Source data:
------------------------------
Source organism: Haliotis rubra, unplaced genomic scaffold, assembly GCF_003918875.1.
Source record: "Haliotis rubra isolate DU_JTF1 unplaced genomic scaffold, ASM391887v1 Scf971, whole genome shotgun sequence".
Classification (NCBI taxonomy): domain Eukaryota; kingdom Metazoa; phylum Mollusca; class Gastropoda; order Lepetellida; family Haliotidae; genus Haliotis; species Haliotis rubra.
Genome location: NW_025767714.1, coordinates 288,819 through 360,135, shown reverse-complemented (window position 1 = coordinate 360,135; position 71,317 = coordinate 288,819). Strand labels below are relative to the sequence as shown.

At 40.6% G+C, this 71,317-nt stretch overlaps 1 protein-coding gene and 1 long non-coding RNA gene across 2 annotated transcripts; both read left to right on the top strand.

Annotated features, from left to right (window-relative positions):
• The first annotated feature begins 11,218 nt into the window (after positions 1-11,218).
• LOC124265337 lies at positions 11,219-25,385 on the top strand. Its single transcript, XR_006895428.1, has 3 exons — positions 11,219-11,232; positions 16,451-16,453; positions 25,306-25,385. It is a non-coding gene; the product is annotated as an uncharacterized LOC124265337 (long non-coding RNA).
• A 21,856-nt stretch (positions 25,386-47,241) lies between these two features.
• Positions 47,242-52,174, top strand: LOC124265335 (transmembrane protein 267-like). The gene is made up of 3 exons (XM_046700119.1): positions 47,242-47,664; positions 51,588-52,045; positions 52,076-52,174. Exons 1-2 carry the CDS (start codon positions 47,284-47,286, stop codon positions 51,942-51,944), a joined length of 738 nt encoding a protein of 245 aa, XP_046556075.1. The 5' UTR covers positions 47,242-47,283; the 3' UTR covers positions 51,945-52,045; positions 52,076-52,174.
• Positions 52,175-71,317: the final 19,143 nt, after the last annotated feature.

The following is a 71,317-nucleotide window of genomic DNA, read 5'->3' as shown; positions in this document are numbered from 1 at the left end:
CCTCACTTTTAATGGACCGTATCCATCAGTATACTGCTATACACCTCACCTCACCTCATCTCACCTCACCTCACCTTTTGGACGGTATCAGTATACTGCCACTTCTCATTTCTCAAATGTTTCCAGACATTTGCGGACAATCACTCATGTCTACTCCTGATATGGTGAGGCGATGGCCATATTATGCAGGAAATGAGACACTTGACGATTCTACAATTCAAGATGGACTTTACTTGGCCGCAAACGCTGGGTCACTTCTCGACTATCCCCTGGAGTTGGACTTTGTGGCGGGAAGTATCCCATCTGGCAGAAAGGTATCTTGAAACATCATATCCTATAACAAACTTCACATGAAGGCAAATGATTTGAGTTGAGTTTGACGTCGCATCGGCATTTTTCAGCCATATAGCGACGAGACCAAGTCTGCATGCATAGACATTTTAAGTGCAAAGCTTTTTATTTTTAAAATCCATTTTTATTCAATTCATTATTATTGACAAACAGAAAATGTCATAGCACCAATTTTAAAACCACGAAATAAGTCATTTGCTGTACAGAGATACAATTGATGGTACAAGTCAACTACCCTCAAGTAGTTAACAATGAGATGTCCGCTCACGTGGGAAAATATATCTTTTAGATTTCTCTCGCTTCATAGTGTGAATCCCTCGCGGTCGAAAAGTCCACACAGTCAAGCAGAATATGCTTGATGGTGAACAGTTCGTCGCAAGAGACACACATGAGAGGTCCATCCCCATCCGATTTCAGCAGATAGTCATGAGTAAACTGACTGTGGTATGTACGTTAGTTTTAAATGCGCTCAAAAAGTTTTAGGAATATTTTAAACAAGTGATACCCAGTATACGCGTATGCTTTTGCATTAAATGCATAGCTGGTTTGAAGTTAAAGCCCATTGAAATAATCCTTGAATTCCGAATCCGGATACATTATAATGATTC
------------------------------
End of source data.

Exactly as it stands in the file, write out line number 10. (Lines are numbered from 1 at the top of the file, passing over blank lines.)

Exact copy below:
• Positions 47,242-52,174, top strand: LOC124265335 (transmembrane protein 267-like). The gene is made up of 3 exons (XM_046700119.1): positions 47,242-47,664; positions 51,588-52,045; positions 52,076-52,174. Exons 1-2 carry the CDS (start codon positions 47,284-47,286, stop codon positions 51,942-51,944), a joined length of 738 nt encoding a protein of 245 aa, XP_046556075.1. The 5' UTR covers positions 47,242-47,283; the 3' UTR covers positions 51,945-52,045; positions 52,076-52,174.